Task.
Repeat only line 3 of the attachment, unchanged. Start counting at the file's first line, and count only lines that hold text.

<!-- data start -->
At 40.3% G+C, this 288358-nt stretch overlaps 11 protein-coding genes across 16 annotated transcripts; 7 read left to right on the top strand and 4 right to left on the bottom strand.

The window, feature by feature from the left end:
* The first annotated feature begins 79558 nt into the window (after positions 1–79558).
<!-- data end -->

* The first annotated feature begins 79558 nt into the window (after positions 1–79558).